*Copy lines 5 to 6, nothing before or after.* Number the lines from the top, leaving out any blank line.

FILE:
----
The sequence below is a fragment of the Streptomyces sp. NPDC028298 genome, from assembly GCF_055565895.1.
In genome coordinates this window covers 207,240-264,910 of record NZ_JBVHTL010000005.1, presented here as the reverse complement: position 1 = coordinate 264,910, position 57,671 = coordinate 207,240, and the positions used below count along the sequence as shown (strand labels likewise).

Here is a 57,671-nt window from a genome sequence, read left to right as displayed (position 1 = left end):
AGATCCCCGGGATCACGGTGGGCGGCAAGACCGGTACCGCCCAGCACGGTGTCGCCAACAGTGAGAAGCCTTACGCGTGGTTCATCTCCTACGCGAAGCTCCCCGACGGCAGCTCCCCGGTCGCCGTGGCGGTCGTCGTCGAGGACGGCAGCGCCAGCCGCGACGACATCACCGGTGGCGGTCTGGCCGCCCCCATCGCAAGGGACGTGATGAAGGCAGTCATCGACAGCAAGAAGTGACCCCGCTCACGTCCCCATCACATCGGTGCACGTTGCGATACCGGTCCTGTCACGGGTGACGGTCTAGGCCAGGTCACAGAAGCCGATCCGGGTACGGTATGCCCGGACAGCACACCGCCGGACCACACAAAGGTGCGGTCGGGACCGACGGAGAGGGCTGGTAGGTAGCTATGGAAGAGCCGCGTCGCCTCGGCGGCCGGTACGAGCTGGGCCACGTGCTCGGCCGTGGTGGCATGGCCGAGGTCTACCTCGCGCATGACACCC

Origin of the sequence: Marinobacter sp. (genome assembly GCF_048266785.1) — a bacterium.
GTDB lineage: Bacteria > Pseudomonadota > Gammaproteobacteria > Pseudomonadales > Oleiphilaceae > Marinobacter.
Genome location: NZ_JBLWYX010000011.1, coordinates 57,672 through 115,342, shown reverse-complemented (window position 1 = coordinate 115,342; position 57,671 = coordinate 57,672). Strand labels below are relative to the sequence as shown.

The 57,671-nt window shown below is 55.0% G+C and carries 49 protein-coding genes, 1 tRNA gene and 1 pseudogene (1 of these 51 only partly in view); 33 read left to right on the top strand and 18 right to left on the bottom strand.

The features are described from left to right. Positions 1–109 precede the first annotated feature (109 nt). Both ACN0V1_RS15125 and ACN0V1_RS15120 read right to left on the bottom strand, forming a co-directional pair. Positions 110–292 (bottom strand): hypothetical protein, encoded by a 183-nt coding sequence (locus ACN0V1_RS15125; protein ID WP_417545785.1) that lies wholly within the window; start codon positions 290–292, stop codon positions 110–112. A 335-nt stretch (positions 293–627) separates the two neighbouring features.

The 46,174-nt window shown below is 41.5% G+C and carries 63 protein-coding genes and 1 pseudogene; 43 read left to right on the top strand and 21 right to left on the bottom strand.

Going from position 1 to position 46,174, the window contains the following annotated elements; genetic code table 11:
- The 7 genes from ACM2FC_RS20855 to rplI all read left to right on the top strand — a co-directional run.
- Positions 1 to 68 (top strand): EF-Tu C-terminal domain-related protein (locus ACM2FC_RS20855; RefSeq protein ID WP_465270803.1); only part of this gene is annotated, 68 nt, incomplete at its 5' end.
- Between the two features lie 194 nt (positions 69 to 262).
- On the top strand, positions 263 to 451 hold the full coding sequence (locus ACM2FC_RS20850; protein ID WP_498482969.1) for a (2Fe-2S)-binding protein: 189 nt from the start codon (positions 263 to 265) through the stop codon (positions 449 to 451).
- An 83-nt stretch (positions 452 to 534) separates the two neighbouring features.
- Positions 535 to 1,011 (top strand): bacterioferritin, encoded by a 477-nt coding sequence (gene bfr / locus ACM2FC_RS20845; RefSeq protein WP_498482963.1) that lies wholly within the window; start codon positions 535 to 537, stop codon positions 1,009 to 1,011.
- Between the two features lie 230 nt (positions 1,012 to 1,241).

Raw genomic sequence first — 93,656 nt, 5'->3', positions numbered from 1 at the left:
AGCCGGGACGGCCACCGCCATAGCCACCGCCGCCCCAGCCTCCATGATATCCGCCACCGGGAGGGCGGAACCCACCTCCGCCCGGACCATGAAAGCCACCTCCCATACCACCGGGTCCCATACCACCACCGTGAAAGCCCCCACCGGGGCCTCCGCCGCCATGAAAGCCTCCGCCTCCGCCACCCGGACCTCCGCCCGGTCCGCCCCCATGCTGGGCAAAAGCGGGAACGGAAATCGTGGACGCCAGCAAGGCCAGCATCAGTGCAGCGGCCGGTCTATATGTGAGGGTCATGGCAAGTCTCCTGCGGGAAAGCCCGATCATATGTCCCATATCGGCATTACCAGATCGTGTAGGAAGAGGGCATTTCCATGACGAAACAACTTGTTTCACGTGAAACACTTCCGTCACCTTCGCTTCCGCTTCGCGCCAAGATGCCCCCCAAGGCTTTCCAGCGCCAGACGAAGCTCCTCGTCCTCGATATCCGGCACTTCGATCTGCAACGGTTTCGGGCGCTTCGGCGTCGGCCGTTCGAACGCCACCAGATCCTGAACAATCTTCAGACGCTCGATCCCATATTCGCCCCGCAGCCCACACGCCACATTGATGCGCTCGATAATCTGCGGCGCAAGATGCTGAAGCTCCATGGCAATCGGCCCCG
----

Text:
Origin of the sequence: Marinobacter sp. (genome assembly GCF_048266785.1) — a bacterium.
GTDB lineage: Bacteria > Pseudomonadota > Gammaproteobacteria > Pseudomonadales > Oleiphilaceae > Marinobacter.